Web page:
The EPA, in a new step to regulate PFAS, has added 172 PFAS to the list of chemicals required to be reported to the Toxics Release Inventory (TRI) when released to the environment. The TRI is an important tool that provides the public with information about the use of certain chemicals by tracking their management and associated activities. However, there is an exemption for polluters that would allow circumventing the new measure, informs The Guardian.
PFAS (per and polyfluoroalkyl substances), nicknamed “forever chemicals”, are associated with adverse health effects and have been found in drinking water across the U.S. They do not break down in the environment and accumulate in the human body.
In late 2019, the U.S. Congress directed the EPA to regulate the reporting of some of the thousands of existing PFAS. Polluters have to report any release of 100 pounds or more of the chemicals into a water course. But the new EPA regulation also allows bypassing the requirement, providing no single PFA in a mixture release exceeds 1% of the total. Known as the de minimis exemption, it eludes reporting requirements for chemicals in a mixture below a certain per cent, set at 0.1% for perfluorooctanoic acid (PFOA), as a carcinogen, and 1% for all other PFAS.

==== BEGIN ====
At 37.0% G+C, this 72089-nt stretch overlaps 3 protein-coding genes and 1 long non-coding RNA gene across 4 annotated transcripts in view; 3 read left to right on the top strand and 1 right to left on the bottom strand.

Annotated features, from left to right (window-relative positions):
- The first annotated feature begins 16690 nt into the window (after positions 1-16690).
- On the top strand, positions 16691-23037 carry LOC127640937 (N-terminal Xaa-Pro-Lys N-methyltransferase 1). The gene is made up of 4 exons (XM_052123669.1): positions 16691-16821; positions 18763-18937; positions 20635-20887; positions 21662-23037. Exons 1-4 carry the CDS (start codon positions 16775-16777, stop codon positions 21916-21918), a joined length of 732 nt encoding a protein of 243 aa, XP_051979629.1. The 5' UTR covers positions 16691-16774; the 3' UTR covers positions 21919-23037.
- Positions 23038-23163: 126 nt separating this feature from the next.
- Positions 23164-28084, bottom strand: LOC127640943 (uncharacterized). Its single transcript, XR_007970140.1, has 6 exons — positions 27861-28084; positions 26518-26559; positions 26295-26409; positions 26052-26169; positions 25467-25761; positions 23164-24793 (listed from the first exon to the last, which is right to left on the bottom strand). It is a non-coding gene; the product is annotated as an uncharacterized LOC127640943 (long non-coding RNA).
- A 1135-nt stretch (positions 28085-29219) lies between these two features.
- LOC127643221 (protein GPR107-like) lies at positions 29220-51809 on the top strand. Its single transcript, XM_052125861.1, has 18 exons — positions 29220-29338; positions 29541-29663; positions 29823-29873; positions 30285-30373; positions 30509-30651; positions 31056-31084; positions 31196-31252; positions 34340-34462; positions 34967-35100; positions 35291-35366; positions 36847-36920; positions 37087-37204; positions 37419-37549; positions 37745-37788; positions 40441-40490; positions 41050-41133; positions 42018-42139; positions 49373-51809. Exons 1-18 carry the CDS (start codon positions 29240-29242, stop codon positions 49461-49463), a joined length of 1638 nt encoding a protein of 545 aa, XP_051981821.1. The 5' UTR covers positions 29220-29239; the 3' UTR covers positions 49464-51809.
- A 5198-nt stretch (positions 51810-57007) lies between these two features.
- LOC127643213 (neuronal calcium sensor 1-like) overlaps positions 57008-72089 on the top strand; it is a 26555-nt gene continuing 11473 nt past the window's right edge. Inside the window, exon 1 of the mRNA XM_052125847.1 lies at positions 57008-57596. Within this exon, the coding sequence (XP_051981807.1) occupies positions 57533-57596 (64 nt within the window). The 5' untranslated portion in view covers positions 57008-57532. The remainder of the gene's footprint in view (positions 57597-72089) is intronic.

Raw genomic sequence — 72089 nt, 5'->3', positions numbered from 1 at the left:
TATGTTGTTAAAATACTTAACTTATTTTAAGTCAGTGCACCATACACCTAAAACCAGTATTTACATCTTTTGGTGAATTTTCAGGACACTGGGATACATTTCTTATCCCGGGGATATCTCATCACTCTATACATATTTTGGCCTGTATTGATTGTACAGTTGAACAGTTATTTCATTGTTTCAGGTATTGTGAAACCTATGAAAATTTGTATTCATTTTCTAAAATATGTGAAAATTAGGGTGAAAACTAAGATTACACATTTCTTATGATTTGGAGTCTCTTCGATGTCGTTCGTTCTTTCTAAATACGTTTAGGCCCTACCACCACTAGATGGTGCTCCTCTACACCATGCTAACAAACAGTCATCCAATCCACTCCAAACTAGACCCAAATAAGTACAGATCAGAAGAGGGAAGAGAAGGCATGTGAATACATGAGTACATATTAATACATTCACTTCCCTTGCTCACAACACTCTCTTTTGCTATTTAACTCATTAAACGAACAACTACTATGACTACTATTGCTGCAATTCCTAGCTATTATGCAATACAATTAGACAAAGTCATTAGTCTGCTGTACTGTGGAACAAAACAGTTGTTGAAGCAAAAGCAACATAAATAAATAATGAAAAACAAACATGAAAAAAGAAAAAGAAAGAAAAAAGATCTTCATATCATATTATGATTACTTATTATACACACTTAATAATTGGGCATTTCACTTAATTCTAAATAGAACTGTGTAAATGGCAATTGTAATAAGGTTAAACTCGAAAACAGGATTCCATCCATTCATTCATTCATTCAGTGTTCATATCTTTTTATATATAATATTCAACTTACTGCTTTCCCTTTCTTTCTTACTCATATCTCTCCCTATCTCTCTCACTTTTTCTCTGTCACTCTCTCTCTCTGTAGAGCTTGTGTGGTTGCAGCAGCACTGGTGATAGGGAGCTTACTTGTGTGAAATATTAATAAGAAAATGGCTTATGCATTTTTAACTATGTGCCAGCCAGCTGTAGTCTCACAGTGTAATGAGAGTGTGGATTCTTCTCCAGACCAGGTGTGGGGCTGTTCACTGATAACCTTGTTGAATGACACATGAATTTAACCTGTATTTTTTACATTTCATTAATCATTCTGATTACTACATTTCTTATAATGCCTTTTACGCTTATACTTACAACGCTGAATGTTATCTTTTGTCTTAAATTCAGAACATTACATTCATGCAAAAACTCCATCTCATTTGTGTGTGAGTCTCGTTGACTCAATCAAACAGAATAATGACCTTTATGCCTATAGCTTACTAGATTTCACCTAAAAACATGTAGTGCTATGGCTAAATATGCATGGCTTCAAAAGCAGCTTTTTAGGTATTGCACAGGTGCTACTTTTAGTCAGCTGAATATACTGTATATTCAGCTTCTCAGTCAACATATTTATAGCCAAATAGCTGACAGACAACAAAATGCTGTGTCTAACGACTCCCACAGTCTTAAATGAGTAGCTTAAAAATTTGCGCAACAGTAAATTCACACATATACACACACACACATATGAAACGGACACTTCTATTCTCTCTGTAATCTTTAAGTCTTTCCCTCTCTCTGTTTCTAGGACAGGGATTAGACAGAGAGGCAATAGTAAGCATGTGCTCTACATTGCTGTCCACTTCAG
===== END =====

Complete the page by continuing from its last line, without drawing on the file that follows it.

Furthermore, there will be no opportunity for public comment before the EPA finalises the rule; the EPA has justified this saying it “has no discretion as to the outcome”, because the rule is necessary to comply with an act of Congress.
A number of organisations involved in environmental protection oppose the new rule, including the National PFAS Contamination Coalition, comprising grassroots groups that have discovered PFAS in their local water. Cofounder Emily Donovan thinks the EPA should have listed the PFAS as congress intended, so that communities could see how companies are releasing the chemicals.
The new requirement to report is a small step in what authorities must do to protect people from PFAS contamination, according to health experts.